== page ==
This fear kept me up at nights, and more importantly kept me up at nights working.
I’ve met a number of people over the years who want to quit their jobs, to start their own businesses, to develop new streams of income. And they’re scared. Obviously. They should be. But instead of leveraging their terror into action, they spend all of their time planning and planning and planning and not doing anything.
90% of your plans are going to fail no matter what you do. Get used to it.
It’s not because we’re poor planners, it’s because there are simply too many unknowns. And the only way to uncover the unknowns and adjust for them is by getting out there and failing. So yes, you should be terrified of failing. And that is why you should do it anyway.
When I wanted to leave the bank, a number of friends and family members suggested that I continue to build my business on the side until I had a steady income. In hindsight, I think if I would have done that, I would not have made it. Giving up would have been too easy. I wouldn’t have had the time or energy necessary to do it. That ever-present fear motivating me would have been gone.
The terror that jumping in headfirst gave me was my most powerful asset. I was committed. I’d win or die trying. I sold my possessions (video games, computer, furniture, guitars—everything). I stopped most of my hobbies. I lost contact with a number of my friends. I knew all of these things would return once I became successful. But failure was not an option.
Intellect is great. Work ethic is great. Ability to adapt is definitely necessary. But you also need the emotional drive to push you to achieve your dreams. Everyone’s had the feeling where you know what you should do in your gut, feeling it and wanting it, but not having the emotional drive or wherewithal to actually get up and do it. So you continue sitting in the desk you hate day after day, year after year, waiting for something that’s never coming, trapped by your comfort and safe in your mediocrity.
Terrify yourself. Use it as your ally. Give yourself no option but your dream. “There’s no reason to do shit you hate. None.”
Planning your escape
OK, that’s all well and good, but let’s talk about reality. Especially if you have kids, house payments, car payments, student loans, or health problems. What do you do?
1. Sell all your useless crap and get your financial house in order
Excess possessions are counterproductive for pursuing a remote lifestyle. And they’re often counterproductive for achieving happiness in general. If you own something that is eating away at you financially (furniture, car, etc.), consider cutting your losses and getting rid of it while you can. Debt is the devil. I wrote an entire post on getting rid of excess crap you don’t need.
Doing this may make you squirm at first. Or you may be sitting there (once again) thinking I’m a total nutcase and unrealistic and you could never get rid of your super-double-upholstered Italian sofa that just ties the room together, but fuck you, sell it anyway. There are a million sofas in the world, your life experiences happen once. Get on it.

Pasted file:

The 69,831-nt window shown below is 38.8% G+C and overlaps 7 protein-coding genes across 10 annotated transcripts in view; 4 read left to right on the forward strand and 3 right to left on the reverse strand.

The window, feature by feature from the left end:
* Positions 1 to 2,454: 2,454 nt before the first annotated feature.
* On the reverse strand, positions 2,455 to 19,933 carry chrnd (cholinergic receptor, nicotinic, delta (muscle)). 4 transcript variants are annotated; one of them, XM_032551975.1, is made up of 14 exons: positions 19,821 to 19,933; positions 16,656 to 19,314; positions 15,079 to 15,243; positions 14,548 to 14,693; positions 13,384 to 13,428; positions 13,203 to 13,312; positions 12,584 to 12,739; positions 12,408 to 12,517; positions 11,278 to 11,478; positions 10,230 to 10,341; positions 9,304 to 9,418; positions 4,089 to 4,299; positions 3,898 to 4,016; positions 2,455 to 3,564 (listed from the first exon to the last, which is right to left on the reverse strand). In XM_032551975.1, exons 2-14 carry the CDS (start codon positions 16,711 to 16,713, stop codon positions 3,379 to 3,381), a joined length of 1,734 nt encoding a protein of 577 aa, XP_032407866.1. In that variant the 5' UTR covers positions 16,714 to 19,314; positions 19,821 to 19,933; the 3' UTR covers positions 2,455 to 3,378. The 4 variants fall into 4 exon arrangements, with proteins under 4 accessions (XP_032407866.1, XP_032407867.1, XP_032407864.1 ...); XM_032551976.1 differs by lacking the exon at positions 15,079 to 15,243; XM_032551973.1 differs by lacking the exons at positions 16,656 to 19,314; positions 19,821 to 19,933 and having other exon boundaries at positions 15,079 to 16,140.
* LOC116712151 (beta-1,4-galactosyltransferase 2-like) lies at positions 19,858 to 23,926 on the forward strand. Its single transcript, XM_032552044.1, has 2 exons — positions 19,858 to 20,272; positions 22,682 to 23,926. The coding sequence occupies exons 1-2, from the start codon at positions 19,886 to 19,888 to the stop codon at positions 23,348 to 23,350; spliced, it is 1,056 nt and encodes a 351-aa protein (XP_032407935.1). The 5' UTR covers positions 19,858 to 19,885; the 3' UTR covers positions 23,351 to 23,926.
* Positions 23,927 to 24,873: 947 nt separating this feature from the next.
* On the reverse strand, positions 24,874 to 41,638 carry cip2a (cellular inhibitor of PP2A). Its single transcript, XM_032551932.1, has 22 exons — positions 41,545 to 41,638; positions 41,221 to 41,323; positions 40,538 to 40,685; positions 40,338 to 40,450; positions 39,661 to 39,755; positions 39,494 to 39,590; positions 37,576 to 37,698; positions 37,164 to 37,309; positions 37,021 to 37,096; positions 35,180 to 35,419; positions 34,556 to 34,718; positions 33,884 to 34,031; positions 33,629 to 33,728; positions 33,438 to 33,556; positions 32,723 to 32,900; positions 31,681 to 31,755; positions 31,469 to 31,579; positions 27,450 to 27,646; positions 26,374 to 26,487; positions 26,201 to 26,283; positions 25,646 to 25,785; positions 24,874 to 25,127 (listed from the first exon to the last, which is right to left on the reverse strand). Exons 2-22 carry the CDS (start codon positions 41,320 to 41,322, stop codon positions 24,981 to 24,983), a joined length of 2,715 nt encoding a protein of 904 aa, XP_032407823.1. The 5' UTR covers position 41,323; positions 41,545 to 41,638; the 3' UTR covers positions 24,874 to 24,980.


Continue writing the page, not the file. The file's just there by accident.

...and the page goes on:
In extreme cases, this may involve selling your house. That may sound insane and may be completely unreasonable for you, especially if you have a family. If so, then rent it out. Obviously mileage may vary depending on who you are and what your life circumstances are. Why be miserable and financially stuck in a house when you can be happy and free in an apartment? Boom.
2. Figure out your source of income
People seem to believe they’re trapped within the typical 9-to-5 career track, but in fact there are a lot of options. In the US, we’re rarely exposed to the options we have outside of our nation’s borders (minus the military). You just have to be willing to take some risks and work a bit harder.
An incomplete list of options to get your ass abroad and exploring the world:
- Join a volunteer organization. If you don’t mind getting your hands dirty and putting yourself in some extreme environments, then volunteer organizations, both NGO’s and otherwise (i.e., Peace Corps) are always looking for help. You’ll most often be sent to developing countries, but some developing countries are surprisingly pleasant to live in (Thailand, Colombia, Philippines, Peru, etc.). Once you’re on the other continent, bouncing around from country to country is rarely more than a $50 bus/train/plane ticket away.
- Teach English. The pay is low and the work is hard, but this will get you a paid trip to another continent and often with really good vacation time. Asia and Latin America are the go-to continents for this with no experience or foreign language required. If you teach in Europe, you’re going to have to know the destination language at the least. A friend of mine taught English in South Korea for six months, took the money she made and went to India for three months, then taught in the Philippines for another six months and then bounced around Southeast Asia for a while after that. Not a bad experience.
- Find a source of mobile income. Poker. Stock/options trading. Freelancing. Consulting. Internet marketing. Blogging. Graphic/web design. Writer/journalist. These are all professions I’ve run into on the road. These are all forms of income that can be earned regardless of location (and I’m sure I’m forgetting a few). Some of them have a steep and long learning-curve, but there’s never a better time to start than now.